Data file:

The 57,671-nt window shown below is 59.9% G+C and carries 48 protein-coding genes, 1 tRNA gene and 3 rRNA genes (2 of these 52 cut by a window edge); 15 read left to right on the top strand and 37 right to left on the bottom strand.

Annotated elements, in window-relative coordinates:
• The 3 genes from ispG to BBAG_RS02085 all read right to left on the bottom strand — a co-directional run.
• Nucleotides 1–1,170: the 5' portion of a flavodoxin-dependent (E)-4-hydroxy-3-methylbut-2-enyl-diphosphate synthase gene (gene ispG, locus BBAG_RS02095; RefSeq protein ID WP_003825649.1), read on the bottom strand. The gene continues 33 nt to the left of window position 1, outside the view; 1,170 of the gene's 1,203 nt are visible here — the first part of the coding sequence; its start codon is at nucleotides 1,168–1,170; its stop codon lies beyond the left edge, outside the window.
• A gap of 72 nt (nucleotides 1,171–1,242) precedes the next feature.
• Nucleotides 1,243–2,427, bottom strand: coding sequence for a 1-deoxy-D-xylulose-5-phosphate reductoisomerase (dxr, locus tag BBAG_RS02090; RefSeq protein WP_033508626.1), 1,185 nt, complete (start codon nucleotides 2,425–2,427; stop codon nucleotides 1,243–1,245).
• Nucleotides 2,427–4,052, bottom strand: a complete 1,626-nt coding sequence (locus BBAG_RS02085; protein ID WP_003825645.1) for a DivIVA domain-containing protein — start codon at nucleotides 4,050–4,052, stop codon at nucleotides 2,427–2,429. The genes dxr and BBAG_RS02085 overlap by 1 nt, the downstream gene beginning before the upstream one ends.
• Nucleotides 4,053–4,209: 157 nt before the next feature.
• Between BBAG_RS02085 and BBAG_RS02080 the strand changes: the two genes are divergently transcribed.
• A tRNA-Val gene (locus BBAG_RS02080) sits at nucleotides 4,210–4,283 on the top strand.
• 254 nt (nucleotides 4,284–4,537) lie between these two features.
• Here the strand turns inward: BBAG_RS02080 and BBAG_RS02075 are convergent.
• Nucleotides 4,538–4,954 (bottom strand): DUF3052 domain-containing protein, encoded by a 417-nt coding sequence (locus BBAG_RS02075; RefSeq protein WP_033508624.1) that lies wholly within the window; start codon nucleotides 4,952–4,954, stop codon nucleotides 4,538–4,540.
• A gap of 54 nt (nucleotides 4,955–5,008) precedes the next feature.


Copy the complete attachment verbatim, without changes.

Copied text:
The 57,671-nt window shown below is 59.9% G+C and carries 48 protein-coding genes, 1 tRNA gene and 3 rRNA genes (2 of these 52 cut by a window edge); 15 read left to right on the top strand and 37 right to left on the bottom strand.

Annotated elements, in window-relative coordinates:
• The 3 genes from ispG to BBAG_RS02085 all read right to left on the bottom strand — a co-directional run.
• Nucleotides 1–1,170: the 5' portion of a flavodoxin-dependent (E)-4-hydroxy-3-methylbut-2-enyl-diphosphate synthase gene (gene ispG, locus BBAG_RS02095; RefSeq protein ID WP_003825649.1), read on the bottom strand. The gene continues 33 nt to the left of window position 1, outside the view; 1,170 of the gene's 1,203 nt are visible here — the first part of the coding sequence; its start codon is at nucleotides 1,168–1,170; its stop codon lies beyond the left edge, outside the window.
• A gap of 72 nt (nucleotides 1,171–1,242) precedes the next feature.
• Nucleotides 1,243–2,427, bottom strand: coding sequence for a 1-deoxy-D-xylulose-5-phosphate reductoisomerase (dxr, locus tag BBAG_RS02090; RefSeq protein WP_033508626.1), 1,185 nt, complete (start codon nucleotides 2,425–2,427; stop codon nucleotides 1,243–1,245).
• Nucleotides 2,427–4,052, bottom strand: a complete 1,626-nt coding sequence (locus BBAG_RS02085; protein ID WP_003825645.1) for a DivIVA domain-containing protein — start codon at nucleotides 4,050–4,052, stop codon at nucleotides 2,427–2,429. The genes dxr and BBAG_RS02085 overlap by 1 nt, the downstream gene beginning before the upstream one ends.
• Nucleotides 4,053–4,209: 157 nt before the next feature.
• Between BBAG_RS02085 and BBAG_RS02080 the strand changes: the two genes are divergently transcribed.
• A tRNA-Val gene (locus BBAG_RS02080) sits at nucleotides 4,210–4,283 on the top strand.
• 254 nt (nucleotides 4,284–4,537) lie between these two features.
• Here the strand turns inward: BBAG_RS02080 and BBAG_RS02075 are convergent.
• Nucleotides 4,538–4,954 (bottom strand): DUF3052 domain-containing protein, encoded by a 417-nt coding sequence (locus BBAG_RS02075; RefSeq protein WP_033508624.1) that lies wholly within the window; start codon nucleotides 4,952–4,954, stop codon nucleotides 4,538–4,540.
• A gap of 54 nt (nucleotides 4,955–5,008) precedes the next feature.